The Winneshiek County Board of Supervisors has unanimously endorsed a study that will address the public health impact of frac-sand mining.
At Monday's meeting, the Board endorsed the proposed study, which would be a collaboration between the University of Iowa and the University of Wisconsin-Milwaukee.
Dr. Peter Thorne, head of the Department of Occcupational and Environmental Health and director of the Environmental Health Sciences Research Center at the University of Iowa, will apply for the grant from the National Institute of Health, on behalf of Winneshiek County.
Last month, the Board heard a presentation from Tom Peters of the University of Iowa regarding air quality and the effects of particulate matter as the result of frac-sand mining; however, Peters said there was no money available for the University to conduct further study.
Since then, the county was contacted by Dr. David Osterberg of the U of I's Occupational and Environmental Health Department. He said the National Institute of Health has grant monies available for such a study.
"This is good and interesting news," said Supervisor Dean Thompson.
What it covers
Thompson explained, if funded, the study would encompass two things: 1) It would evaluate community risks associated with increased ambient particulate matter (PM) exposures from sand-mining operations through air monitoring, air shed-level modeling and risk assessment; and 2) Facilitate communications to assess community concerns and report on findings from item No. 1.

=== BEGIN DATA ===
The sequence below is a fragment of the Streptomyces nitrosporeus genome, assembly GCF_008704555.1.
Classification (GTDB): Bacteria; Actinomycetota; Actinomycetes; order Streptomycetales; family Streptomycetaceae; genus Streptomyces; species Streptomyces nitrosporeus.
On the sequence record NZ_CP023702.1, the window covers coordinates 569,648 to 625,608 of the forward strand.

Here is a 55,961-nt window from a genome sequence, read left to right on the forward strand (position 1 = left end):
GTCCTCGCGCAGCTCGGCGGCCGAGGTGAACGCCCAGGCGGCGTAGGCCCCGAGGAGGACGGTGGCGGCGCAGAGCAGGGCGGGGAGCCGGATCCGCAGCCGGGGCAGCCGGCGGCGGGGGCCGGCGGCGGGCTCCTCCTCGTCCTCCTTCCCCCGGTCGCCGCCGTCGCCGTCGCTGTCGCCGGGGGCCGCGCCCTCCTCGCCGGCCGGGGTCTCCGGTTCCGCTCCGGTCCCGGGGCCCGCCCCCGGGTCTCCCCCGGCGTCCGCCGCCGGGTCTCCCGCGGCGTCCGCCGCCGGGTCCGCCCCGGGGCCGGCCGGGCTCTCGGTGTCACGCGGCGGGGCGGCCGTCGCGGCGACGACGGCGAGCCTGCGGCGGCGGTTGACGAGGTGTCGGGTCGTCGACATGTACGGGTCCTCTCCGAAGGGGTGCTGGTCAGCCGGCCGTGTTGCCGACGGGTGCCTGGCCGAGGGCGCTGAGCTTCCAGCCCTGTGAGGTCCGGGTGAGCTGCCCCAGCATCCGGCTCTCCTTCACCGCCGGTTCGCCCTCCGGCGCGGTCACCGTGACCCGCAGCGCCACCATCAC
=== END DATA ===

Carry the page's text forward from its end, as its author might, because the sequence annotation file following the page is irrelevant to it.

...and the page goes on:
The endorsement letter sent to the University of Iowa said "Facilitated communications that involve citizens, local government and industry representatives, in preparation for and following scientific assessment, will also benefit Winneshiek County and other counties and municipalities where frac-sand mining operations are under way or may take place."
"This study would be at no cost to the county," explained Thompson, adding the Board's endorsement would "make a difference in the grant review."
Thompson said the study would include areas in Iowa and Minnesota.
"It doesn't exclude Minnesota, but how they would be included is yet to be determined," explained Thompson.
Thompson said the study could begin as early as September, and the information obtained by air-quality monitoring could be available a year after it begins.
"That would be well within our moratorium," said Thompson, referring to an 18-month moratorium the Board instituted last month, which is scheduled to last until November 2014. (Included in the moratorium language is the Board's ability to either lift or extend the moratorium at any time during its duration.)
Thompson explained the study would likely include public outreach and meetings.
The Board endorsed the proposal "Exposure Assessment and Outreach to Engage the Public on Health Risks from Frac Sand Mining."
Thompson said he had no information about how long it will take to find out if the grant is approved.